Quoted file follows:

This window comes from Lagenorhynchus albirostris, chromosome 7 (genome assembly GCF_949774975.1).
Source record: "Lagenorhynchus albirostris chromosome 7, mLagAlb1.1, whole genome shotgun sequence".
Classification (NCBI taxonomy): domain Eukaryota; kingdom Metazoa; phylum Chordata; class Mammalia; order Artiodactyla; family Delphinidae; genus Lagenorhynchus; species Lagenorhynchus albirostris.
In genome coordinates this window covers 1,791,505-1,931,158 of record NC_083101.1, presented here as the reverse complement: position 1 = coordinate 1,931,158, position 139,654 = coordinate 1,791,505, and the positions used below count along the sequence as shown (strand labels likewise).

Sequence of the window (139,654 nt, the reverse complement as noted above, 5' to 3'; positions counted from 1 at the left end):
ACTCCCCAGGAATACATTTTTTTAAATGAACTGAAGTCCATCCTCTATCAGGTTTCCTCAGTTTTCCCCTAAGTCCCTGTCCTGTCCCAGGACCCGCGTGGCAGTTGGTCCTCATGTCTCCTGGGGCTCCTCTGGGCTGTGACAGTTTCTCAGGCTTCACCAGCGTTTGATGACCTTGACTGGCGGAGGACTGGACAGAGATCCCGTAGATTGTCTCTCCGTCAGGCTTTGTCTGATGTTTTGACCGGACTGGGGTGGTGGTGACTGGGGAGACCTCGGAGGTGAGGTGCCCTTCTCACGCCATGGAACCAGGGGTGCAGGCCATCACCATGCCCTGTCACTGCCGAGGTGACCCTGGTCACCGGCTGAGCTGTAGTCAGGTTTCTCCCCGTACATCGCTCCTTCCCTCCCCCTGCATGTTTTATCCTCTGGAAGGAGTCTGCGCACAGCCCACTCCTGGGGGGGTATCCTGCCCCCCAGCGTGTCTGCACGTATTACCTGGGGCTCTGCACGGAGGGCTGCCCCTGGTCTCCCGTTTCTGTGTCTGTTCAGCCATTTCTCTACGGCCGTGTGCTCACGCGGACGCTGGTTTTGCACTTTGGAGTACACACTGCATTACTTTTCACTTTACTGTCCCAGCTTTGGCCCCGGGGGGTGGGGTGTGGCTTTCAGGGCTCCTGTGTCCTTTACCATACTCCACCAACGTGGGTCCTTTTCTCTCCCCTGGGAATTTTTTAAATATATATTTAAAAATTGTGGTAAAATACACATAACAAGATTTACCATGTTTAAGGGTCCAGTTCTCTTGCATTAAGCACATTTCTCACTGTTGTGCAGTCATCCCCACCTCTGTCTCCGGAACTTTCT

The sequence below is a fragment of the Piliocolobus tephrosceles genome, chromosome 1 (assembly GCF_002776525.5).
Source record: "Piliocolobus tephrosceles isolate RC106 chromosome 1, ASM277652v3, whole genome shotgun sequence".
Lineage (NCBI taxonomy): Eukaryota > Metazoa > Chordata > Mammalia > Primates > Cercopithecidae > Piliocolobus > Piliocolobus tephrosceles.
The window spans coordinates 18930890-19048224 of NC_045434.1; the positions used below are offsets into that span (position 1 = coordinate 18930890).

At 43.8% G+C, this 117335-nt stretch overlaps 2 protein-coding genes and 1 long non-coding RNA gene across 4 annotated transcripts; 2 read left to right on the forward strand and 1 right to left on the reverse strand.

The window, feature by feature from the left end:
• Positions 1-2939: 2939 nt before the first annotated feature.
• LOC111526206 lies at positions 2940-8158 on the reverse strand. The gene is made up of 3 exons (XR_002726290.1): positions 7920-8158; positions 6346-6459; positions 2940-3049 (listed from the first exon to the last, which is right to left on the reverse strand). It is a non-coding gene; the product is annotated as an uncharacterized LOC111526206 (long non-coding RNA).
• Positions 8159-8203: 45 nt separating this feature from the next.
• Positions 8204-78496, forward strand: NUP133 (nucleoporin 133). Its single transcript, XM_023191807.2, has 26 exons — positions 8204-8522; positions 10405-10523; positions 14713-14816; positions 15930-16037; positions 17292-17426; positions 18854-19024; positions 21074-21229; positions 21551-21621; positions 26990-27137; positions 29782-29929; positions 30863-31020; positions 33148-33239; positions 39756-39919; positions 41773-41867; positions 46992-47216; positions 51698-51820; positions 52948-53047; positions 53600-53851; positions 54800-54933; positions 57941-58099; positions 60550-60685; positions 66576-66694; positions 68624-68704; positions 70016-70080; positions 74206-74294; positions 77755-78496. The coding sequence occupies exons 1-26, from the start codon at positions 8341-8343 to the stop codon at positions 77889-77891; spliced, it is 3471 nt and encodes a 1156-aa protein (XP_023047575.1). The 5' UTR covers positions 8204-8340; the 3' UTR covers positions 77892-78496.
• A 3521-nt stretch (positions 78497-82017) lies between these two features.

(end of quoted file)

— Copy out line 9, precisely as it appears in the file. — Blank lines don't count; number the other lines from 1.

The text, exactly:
Lineage (NCBI taxonomy): Eukaryota > Metazoa > Chordata > Mammalia > Primates > Cercopithecidae > Piliocolobus > Piliocolobus tephrosceles.